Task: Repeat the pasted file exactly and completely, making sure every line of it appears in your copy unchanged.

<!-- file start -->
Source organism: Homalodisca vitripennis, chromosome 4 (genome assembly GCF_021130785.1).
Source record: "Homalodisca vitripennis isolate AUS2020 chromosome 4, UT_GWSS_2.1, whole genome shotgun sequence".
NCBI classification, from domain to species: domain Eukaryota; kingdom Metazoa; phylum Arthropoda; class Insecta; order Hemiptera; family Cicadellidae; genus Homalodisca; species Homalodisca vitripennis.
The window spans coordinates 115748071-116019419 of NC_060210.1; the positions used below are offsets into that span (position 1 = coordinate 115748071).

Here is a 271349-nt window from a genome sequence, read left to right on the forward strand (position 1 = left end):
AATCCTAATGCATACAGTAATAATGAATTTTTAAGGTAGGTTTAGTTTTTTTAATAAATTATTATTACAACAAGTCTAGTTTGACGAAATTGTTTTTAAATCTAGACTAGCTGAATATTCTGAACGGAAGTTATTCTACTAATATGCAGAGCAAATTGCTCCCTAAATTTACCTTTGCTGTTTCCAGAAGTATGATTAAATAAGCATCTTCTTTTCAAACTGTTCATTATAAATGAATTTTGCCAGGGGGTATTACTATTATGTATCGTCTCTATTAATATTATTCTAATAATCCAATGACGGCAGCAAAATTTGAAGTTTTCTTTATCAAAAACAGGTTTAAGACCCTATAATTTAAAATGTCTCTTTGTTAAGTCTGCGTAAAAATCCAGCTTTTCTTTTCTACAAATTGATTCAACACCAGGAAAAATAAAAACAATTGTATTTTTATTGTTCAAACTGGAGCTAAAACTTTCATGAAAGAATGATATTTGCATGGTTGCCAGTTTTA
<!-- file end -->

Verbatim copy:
Source organism: Homalodisca vitripennis, chromosome 4 (genome assembly GCF_021130785.1).
Source record: "Homalodisca vitripennis isolate AUS2020 chromosome 4, UT_GWSS_2.1, whole genome shotgun sequence".
NCBI classification, from domain to species: domain Eukaryota; kingdom Metazoa; phylum Arthropoda; class Insecta; order Hemiptera; family Cicadellidae; genus Homalodisca; species Homalodisca vitripennis.
The window spans coordinates 115748071-116019419 of NC_060210.1; the positions used below are offsets into that span (position 1 = coordinate 115748071).

Here is a 271349-nt window from a genome sequence, read left to right on the forward strand (position 1 = left end):
AATCCTAATGCATACAGTAATAATGAATTTTTAAGGTAGGTTTAGTTTTTTTAATAAATTATTATTACAACAAGTCTAGTTTGACGAAATTGTTTTTAAATCTAGACTAGCTGAATATTCTGAACGGAAGTTATTCTACTAATATGCAGAGCAAATTGCTCCCTAAATTTACCTTTGCTGTTTCCAGAAGTATGATTAAATAAGCATCTTCTTTTCAAACTGTTCATTATAAATGAATTTTGCCAGGGGGTATTACTATTATGTATCGTCTCTATTAATATTATTCTAATAATCCAATGACGGCAGCAAAATTTGAAGTTTTCTTTATCAAAAACAGGTTTAAGACCCTATAATTTAAAATGTCTCTTTGTTAAGTCTGCGTAAAAATCCAGCTTTTCTTTTCTACAAATTGATTCAACACCAGGAAAAATAAAAACAATTGTATTTTTATTGTTCAAACTGGAGCTAAAACTTTCATGAAAGAATGATATTTGCATGGTTGCCAGTTTTA